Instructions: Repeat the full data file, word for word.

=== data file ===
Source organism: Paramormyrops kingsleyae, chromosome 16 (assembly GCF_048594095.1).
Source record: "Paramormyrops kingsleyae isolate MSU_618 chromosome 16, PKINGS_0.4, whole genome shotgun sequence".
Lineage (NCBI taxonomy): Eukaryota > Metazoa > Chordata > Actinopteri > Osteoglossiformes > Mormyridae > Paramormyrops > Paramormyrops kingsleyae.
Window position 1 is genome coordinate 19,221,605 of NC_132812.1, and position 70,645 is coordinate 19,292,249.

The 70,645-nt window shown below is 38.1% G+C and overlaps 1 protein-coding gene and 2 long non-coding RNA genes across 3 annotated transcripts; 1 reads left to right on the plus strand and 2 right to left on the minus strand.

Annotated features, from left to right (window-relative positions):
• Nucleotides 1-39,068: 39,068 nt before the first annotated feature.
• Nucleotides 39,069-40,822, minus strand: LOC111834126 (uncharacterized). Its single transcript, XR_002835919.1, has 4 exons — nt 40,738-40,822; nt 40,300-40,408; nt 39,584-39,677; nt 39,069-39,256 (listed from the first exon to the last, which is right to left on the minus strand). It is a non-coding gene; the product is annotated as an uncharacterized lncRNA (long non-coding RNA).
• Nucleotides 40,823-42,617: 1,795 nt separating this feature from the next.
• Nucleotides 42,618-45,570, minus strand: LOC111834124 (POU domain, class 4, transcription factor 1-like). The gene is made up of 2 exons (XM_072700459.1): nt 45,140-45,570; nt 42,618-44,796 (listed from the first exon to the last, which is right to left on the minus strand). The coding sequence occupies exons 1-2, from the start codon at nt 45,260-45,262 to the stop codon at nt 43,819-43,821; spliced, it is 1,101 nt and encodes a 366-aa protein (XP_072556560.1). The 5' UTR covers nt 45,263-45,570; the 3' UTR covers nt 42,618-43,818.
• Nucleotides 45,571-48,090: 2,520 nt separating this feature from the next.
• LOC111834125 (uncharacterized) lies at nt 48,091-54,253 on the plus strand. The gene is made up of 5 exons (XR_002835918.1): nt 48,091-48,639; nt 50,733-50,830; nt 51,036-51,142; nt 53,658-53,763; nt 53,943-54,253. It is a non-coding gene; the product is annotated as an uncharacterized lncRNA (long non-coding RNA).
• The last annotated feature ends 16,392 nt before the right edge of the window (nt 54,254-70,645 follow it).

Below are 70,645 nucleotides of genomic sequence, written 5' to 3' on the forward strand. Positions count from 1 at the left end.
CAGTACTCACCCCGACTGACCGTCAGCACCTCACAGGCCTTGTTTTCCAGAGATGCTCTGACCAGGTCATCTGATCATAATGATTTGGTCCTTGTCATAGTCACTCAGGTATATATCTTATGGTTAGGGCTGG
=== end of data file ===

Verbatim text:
Source organism: Paramormyrops kingsleyae, chromosome 16 (assembly GCF_048594095.1).
Source record: "Paramormyrops kingsleyae isolate MSU_618 chromosome 16, PKINGS_0.4, whole genome shotgun sequence".
Lineage (NCBI taxonomy): Eukaryota > Metazoa > Chordata > Actinopteri > Osteoglossiformes > Mormyridae > Paramormyrops > Paramormyrops kingsleyae.
Window position 1 is genome coordinate 19,221,605 of NC_132812.1, and position 70,645 is coordinate 19,292,249.

The 70,645-nt window shown below is 38.1% G+C and overlaps 1 protein-coding gene and 2 long non-coding RNA genes across 3 annotated transcripts; 1 reads left to right on the plus strand and 2 right to left on the minus strand.

Annotated features, from left to right (window-relative positions):
• Nucleotides 1-39,068: 39,068 nt before the first annotated feature.
• Nucleotides 39,069-40,822, minus strand: LOC111834126 (uncharacterized). Its single transcript, XR_002835919.1, has 4 exons — nt 40,738-40,822; nt 40,300-40,408; nt 39,584-39,677; nt 39,069-39,256 (listed from the first exon to the last, which is right to left on the minus strand). It is a non-coding gene; the product is annotated as an uncharacterized lncRNA (long non-coding RNA).
• Nucleotides 40,823-42,617: 1,795 nt separating this feature from the next.
• Nucleotides 42,618-45,570, minus strand: LOC111834124 (POU domain, class 4, transcription factor 1-like). The gene is made up of 2 exons (XM_072700459.1): nt 45,140-45,570; nt 42,618-44,796 (listed from the first exon to the last, which is right to left on the minus strand). The coding sequence occupies exons 1-2, from the start codon at nt 45,260-45,262 to the stop codon at nt 43,819-43,821; spliced, it is 1,101 nt and encodes a 366-aa protein (XP_072556560.1). The 5' UTR covers nt 45,263-45,570; the 3' UTR covers nt 42,618-43,818.
• Nucleotides 45,571-48,090: 2,520 nt separating this feature from the next.
• LOC111834125 (uncharacterized) lies at nt 48,091-54,253 on the plus strand. The gene is made up of 5 exons (XR_002835918.1): nt 48,091-48,639; nt 50,733-50,830; nt 51,036-51,142; nt 53,658-53,763; nt 53,943-54,253. It is a non-coding gene; the product is annotated as an uncharacterized lncRNA (long non-coding RNA).
• The last annotated feature ends 16,392 nt before the right edge of the window (nt 54,254-70,645 follow it).

Below are 70,645 nucleotides of genomic sequence, written 5' to 3' on the forward strand. Positions count from 1 at the left end.
CAGTACTCACCCCGACTGACCGTCAGCACCTCACAGGCCTTGTTTTCCAGAGATGCTCTGACCAGGTCATCTGATCATAATGATTTGGTCCTTGTCATAGTCACTCAGGTATATATCTTATGGTTAGGGCTGG